Archive | Access and Affordability

skills training

Should Skills Training Replace Higher Education? Yes, the “Expensive Wandering” Part

Tom Vander Ark, CEO of Getting Smart and former executive director for education of the Bill & Melinda Gates Foundation, recently wrote about changing criteria in considering college education versus other pathways pursued by high school students and their parents.

Vander Ark cites Dr. George Kuh’s October 2019 piece in the Harvard Business Review in which Kuh defends the long-term benefits of a liberal arts degree. Vander Ark shares my view in stating that price hikes in higher education have made the risk of debt without a degree the new worst-case scenario for Generation Z students. He cites Ryan Craig’s book, A New U, noting that the new rule for young people is to attend a good selective school for free if possible and so motivated. If not, look to stay debt-free and sprint to your first job.

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College ROI Boston

A First Try at ROI: Ranking 4,500 Colleges

Anthony Carnevale, Ban Cheah, and Martin Van Der Werf of Georgetown University’s Center on Education and the Workforce issued a report ranking the ROI of all 4,500 colleges and universities listed in the College Scorecard.

Included among the researchers’ notable findings:

  • Community college and many certificate programs have the highest ROI in the short term (10 years).
  • Colleges that primarily award bachelor’s degrees have the highest ROI in the long term (40 years).
  • Public colleges have higher ROI than private colleges in the short term.
  • Degrees from private nonprofit colleges generally have a higher ROI in the long term than public universities.
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Dawn of The Dead

Maryland’s Kirwan Commission

One of the frequently covered topics in higher education is the cost of college and specifically, the reduction in state funding for their public institutions. Less covered nationally is adequacy of the cost of K-12 education. In 2016, the Maryland governor and legislature jointly formed the Commission on Innovation & Excellence in Education, also known as the Kirwan Commission after its chair. The goal of the bipartisan Commission was to research successful school systems globally and make recommendations to make Maryland’s world-class. Governor Larry Hogan appointed two people to the commission, and the state senate president and house speaker appointed five persons each. There were an additional eight members appointed by the State Board of Education, Maryland State Education Association, Baltimore Teachers Union, Maryland Association of Boards of Education, Public School Superintendents Association of Maryland, Association of School Business Officials, Maryland PTA, and the Maryland Association of Counties.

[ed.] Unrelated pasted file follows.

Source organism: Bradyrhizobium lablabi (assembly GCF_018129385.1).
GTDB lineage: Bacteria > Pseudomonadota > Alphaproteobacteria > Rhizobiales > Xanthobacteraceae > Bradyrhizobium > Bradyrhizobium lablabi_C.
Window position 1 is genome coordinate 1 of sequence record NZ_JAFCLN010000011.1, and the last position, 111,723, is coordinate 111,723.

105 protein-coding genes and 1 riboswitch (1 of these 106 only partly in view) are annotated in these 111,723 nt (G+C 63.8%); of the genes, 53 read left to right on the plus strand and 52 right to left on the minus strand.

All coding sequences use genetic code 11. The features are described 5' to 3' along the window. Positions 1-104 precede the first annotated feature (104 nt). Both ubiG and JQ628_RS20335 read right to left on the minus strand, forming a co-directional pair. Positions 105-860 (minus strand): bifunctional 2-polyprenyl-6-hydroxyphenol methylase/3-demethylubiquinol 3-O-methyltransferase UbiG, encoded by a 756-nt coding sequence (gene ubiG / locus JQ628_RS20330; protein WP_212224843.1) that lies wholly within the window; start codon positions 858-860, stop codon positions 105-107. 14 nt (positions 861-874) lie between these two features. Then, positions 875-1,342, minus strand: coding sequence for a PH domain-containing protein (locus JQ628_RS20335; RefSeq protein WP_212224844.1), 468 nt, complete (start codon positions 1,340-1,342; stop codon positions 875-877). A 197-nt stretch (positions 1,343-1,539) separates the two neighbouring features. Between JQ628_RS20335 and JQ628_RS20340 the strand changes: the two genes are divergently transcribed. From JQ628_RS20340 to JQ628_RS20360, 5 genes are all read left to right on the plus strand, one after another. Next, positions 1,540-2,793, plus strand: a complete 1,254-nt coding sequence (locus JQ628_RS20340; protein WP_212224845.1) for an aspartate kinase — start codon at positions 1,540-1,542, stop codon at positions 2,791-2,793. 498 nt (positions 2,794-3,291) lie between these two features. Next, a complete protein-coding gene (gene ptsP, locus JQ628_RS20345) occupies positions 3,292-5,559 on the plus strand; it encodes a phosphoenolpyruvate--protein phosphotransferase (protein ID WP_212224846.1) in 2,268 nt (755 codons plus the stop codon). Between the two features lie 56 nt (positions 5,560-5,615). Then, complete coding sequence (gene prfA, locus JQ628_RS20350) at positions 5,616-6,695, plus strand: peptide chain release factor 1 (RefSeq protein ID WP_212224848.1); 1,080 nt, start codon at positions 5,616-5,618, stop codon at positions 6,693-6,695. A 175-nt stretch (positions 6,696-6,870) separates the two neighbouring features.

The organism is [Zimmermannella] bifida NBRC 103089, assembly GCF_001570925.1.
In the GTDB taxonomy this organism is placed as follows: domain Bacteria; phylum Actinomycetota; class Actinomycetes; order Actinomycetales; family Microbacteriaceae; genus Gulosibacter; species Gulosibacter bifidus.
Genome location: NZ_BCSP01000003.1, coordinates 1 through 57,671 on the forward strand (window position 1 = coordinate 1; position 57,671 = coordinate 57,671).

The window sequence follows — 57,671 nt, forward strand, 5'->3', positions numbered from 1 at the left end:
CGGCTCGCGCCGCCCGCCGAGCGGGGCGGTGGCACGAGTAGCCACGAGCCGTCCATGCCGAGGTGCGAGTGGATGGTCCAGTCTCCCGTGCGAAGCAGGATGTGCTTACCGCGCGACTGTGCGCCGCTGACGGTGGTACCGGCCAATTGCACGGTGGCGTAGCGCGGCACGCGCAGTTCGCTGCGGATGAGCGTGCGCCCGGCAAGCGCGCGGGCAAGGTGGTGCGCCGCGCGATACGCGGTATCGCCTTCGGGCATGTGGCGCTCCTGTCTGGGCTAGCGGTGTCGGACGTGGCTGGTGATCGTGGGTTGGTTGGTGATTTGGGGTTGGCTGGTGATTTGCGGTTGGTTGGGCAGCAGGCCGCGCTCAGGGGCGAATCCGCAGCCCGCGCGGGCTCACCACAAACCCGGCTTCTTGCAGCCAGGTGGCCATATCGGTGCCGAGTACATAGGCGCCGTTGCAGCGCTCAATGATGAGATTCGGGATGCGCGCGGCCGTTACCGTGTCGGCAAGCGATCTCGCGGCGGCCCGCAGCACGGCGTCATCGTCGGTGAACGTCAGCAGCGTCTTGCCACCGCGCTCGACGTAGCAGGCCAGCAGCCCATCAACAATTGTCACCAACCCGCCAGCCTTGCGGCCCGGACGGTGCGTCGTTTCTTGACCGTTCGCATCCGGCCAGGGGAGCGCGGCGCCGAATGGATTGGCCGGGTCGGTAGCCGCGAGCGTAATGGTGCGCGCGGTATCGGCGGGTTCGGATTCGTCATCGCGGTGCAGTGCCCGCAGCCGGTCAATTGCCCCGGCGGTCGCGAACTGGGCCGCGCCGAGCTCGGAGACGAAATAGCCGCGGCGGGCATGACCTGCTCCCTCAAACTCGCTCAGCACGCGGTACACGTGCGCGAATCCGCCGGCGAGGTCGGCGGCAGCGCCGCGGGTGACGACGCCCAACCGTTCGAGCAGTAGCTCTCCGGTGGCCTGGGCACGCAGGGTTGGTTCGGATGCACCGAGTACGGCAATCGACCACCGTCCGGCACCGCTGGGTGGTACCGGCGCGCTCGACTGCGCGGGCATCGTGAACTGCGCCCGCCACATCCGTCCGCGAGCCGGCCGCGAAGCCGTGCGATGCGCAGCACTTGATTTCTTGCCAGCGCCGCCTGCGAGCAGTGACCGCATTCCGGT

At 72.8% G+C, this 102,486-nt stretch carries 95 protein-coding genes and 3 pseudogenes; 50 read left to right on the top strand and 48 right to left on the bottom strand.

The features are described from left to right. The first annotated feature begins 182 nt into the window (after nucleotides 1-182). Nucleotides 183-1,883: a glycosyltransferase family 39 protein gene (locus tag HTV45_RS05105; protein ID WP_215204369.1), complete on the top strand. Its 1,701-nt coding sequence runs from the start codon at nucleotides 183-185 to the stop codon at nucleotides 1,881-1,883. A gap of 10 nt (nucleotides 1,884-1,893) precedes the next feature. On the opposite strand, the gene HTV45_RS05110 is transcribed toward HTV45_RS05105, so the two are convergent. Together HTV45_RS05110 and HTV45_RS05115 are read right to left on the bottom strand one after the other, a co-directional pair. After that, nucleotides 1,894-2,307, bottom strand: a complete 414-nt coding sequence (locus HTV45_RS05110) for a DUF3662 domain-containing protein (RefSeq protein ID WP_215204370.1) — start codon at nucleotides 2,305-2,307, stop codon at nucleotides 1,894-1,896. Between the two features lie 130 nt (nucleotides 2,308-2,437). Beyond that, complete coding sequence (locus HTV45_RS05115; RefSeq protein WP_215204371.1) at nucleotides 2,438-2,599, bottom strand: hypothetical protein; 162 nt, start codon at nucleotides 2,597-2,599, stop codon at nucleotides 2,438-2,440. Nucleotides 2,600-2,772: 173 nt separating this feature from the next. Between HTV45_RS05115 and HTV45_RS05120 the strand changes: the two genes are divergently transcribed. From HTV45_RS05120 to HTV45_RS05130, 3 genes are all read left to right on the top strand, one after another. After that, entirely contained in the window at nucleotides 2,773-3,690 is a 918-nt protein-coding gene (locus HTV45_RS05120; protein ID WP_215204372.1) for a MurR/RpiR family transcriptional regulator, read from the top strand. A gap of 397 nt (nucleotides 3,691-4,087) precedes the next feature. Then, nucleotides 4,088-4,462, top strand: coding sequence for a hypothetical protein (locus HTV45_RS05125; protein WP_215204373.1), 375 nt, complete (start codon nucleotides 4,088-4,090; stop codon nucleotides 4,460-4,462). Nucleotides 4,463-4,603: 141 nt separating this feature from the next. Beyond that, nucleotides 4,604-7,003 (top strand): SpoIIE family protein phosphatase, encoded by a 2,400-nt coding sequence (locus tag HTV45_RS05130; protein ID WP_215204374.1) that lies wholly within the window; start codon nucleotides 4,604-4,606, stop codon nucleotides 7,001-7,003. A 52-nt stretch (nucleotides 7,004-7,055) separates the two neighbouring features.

The Commission issued two interim reports and one preliminary report before presenting its findings in October 2019, recommending that Maryland increase its annual spending on education by $3.8 billion to be phased in over the next decade. While a precise funding formula has yet to be negotiated between the state and counties, the Commission has recommended that it be split approximately 50/50 between the state’s portion and that covered by Baltimore City and 23 counties. On the surface, it’s hard to argue against recommendations such as requiring higher credentials for new teachers and increasing teacher pay, funding for pre-kindergarten, and funding for schools with many children living in poverty.

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Dawn of The Dead

The Public Higher Education Funding Conundrum

It’s no secret that state funding per student for public higher education has dropped significantly since the 2008 recession. In response to lower tax revenues during the recession, states cut their funding to higher education (a non-mandated spending item in most state budgets) and public colleges and universities responded by increasing tuition, recruiting more out of state students, eliminating faculty and staff positions, and shuttering academic programs. Many states’ tax revenues have rebounded since then, and yet their funding for higher ed has not. According to the Center on Budget and Policy Priorities, only four states out of 49 analyzed have increased their funding per student above the 2008 funding levels.

Given that state treasuries have purportedly returned to pre-2008 levels, one might assume that states would no longer be cutting higher education funding. However, that’s not the case. At least three states recently indicated the potential for change, and not necessarily positive change. The most notable was Alaska, where Governor Mike Dunleavy cut the state’s higher education funding by more than $130 million on June 28. The cut represented 41% of the state’s annual higher education budget. After the legislature failed to override his line item veto cut, the board of regents declared financial exigency. After weeks of discussion, the Regents and Governor agreed to reduce funding by a cumulative $70 million over three years. However, this occurred after the system president proposed merging the state universities under one entity, triggering a faculty vote of no confidence and a letter from the universities’ accrediting body. The Regents and the system president rescinded that recommendation, for now.

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Dawn of The Dead

Prelude to a Pricing Paradigm Shift

 

Ryan Craig’s opinion piece in Inside Higher Ed last week queried why tuition for online programs hasn’t tumbled given the benefits of technology and scale amassed by some of the largest online institutions. He cites several sources, including the BMO 2019 Education Industry report and a 2017 survey by WCET, noting that the average per credit, in-state cost for an online bachelor’s program is 14% higher than on-ground and that 54% of institutions are charging online students more than those on-ground.